'''lib.pm''' Allows you to define a location for your own Perl modules. For example create a folder '''my_pms''' in the library folder '''*\Uniform Server\udrive\usr\lib''' and copy the above three pms (''header.pm'', ''content.pm'' and ''footer.pm'') into it. Make the following changes to test.4.pl and save as test5.pl
Line 325: Line 325:
 
'''<nowiki>http://localhost/cgi-bin/test5.pl</nowiki>''' -- Displays test5.pl
 
'''<nowiki>http://localhost/cgi-bin/test5.pl</nowiki>''' -- Displays test5.pl
  
There should be no differences in the displayed result between test 4.pl and test 5.pl all that has changed is the location of the three pms. Note: Test.4.pl will fail because of the deleted pms.
+
There should be no differences in the displayed result between test4.pl and test5.pl. All that has changed is the location of the three pms. Note: Test4.pl will fail because of the deleted pms.
  
 
'''''[[#top | Top]]'''''
 
'''''[[#top | Top]]'''''
Line 365: Line 365:
  
 
=== Download ===
 
=== Download ===
If all you use are the core pms in /usr/lib no need to go to the trouble of the above give this a try first unicenter_usr_lib.zip. I have not checked for any dependences hence use at your own risk. If you are using any other pm's you now know where to find updated versions always check for correct matching versions.
+
If all you use are the core pms in /usr/lib no need to go to the trouble of the above check put [[Bugs 3.5-Apollo: Perl incompatible modules | this page]] to download the updates. You may be interested in the [[Bugs 3.5-Apollo: Combined bug fix | combined updates page]] for 3.5-Apollo.
  
'''''Note:''''' The following page may be of interest, its part of a mini server series dedicated to running a single aspect of a server. This mini server runs Perl 5.10 again a very limited number of modules, download size 1MB, extracted size 3M well I did say mini server, however it is running the Apache 2.2.8 core.
+
If you are using any other pm's you now know where to find updated versions always check for correct matching versions.
 +
 
 +
'''''Note:''''' The following [[Mini Servers: Apache 2.2.9 Perl 5.10 Portable | page]] may be of interest, its part of a mini server series dedicated to running a single aspect of a server. This mini server runs Perl 5.10 again a very limited number of modules, download size 1MB, extracted size 3M well I did say mini server, however it is running the Apache 2.2.8 core.
  
 
=== What next ===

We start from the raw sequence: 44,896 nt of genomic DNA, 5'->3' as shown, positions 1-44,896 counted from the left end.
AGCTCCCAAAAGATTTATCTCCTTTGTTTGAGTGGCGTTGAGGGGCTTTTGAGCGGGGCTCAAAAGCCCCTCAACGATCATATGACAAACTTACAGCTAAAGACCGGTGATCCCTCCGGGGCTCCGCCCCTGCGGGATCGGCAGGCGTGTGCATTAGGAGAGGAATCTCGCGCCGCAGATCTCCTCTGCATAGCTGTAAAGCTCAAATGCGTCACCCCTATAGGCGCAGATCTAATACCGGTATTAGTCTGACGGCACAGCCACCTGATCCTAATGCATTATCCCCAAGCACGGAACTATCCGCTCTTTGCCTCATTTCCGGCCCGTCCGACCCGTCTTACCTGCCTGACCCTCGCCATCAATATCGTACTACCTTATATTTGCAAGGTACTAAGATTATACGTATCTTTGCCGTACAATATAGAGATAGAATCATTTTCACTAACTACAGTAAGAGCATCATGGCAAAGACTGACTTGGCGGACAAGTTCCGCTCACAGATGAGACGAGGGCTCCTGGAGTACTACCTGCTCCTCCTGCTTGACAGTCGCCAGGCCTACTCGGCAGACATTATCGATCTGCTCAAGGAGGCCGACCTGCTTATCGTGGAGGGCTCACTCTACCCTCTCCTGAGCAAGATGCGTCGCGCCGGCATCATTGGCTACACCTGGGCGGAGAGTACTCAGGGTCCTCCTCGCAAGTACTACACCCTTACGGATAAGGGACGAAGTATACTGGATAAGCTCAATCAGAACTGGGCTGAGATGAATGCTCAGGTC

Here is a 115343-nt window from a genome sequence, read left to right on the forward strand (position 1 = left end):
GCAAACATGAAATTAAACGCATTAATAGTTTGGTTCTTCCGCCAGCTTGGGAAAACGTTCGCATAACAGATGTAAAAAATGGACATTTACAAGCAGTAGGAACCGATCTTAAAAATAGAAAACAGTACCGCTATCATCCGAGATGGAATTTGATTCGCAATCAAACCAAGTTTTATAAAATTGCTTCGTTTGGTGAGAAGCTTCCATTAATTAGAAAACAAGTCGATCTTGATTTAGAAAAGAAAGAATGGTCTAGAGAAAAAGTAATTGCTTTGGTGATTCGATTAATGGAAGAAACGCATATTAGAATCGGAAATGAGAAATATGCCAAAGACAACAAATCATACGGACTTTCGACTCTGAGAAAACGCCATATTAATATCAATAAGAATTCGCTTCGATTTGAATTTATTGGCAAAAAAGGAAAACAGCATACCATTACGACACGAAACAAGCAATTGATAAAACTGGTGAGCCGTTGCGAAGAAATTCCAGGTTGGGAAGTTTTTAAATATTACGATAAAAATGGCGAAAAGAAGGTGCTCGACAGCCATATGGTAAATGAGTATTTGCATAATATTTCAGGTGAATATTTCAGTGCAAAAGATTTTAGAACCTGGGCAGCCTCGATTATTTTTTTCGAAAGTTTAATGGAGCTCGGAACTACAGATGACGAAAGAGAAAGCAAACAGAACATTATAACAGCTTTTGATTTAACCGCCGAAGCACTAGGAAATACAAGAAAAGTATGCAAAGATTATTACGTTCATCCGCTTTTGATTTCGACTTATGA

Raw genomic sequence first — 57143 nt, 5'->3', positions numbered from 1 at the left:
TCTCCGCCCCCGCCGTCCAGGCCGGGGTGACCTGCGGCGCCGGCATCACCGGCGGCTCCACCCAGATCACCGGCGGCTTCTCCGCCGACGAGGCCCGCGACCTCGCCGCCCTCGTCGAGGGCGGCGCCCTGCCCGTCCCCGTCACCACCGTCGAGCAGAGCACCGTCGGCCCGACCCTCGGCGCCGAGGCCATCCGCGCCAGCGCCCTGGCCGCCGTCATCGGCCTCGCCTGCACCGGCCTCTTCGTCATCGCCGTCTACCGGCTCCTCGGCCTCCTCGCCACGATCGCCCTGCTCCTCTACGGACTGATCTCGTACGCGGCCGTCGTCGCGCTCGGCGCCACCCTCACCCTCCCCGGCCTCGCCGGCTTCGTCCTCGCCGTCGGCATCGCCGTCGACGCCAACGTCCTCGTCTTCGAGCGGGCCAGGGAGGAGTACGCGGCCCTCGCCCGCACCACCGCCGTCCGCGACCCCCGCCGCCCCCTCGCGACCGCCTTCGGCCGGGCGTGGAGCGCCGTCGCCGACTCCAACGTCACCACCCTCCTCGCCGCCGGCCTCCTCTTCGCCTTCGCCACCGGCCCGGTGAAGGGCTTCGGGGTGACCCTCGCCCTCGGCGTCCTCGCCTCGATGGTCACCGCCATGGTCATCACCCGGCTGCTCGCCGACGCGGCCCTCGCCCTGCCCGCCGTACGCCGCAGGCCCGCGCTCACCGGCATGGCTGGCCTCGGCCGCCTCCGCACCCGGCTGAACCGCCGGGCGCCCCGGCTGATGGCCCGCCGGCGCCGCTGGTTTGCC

=== What next ===

Latest revision as of 10:02, 8 July 2011

MPG UniCenter

New Users: Home | Quick Perl CGI | Quick Perl CLI | Quick Perl Info

Quick Perl (CGI) 3.5-Apollo

So you have installed Uniform Server, performed all tests and it’s working. Where is the on off switch for PERL? The answer is straightforward, it’s already running. Any page with a .pl extension placed in folder *\Uniform Server\udrive\cgi-bin is routed to the Perl compiler and executed. I have written this page purely for orientation with reference to Uniform Server. It is not intended in any way to teach you Perl. You can find better material on the Internet. Its sole purpose to get you up and running with Perl on Uniform Server 3.5-Apollo.

There are two faces of Perl; CGI for dynamic web pages and CLI for batch programming. This page covers CGI; if you are interested in CLI, check out the link above.

Introduction

The Perl engine installed on Uniform Server is version v5.8.8 provided by ActiveState it is not only very powerful but extremely compact. If you have read Quick PHP CGI, I have tried to make quick Perl's content similar.

Top

Perl Syntax

The following are very basic HTML pages producing identical output. They show how to use Perl. Save the pages as test1.pl and test2.pl by placing both in folder *\Uniform Server\udrive\cgi-bin. All your Perl pages are placed in this (cgi-bin) folder.

Type the following into your browser address bar:

  • http://localhost/cgi-bin/test1.pl -- Displays test1.pl
  • http://localhost/cgi-bin/test2.pl -- Displays test2.pl
  test1.pl
#!/usr/bin/perl

print "Content-type: text/html\r\n\r\n";
print "<HTML>\n";
print "<HEAD><TITLE>Hello World!</TITLE></HEAD>\n";
print "<BODY>\n";
print "<H2>Hello World!</H2>\n";
print "</BODY>\n";
print "</HTML>\n";
exit (0);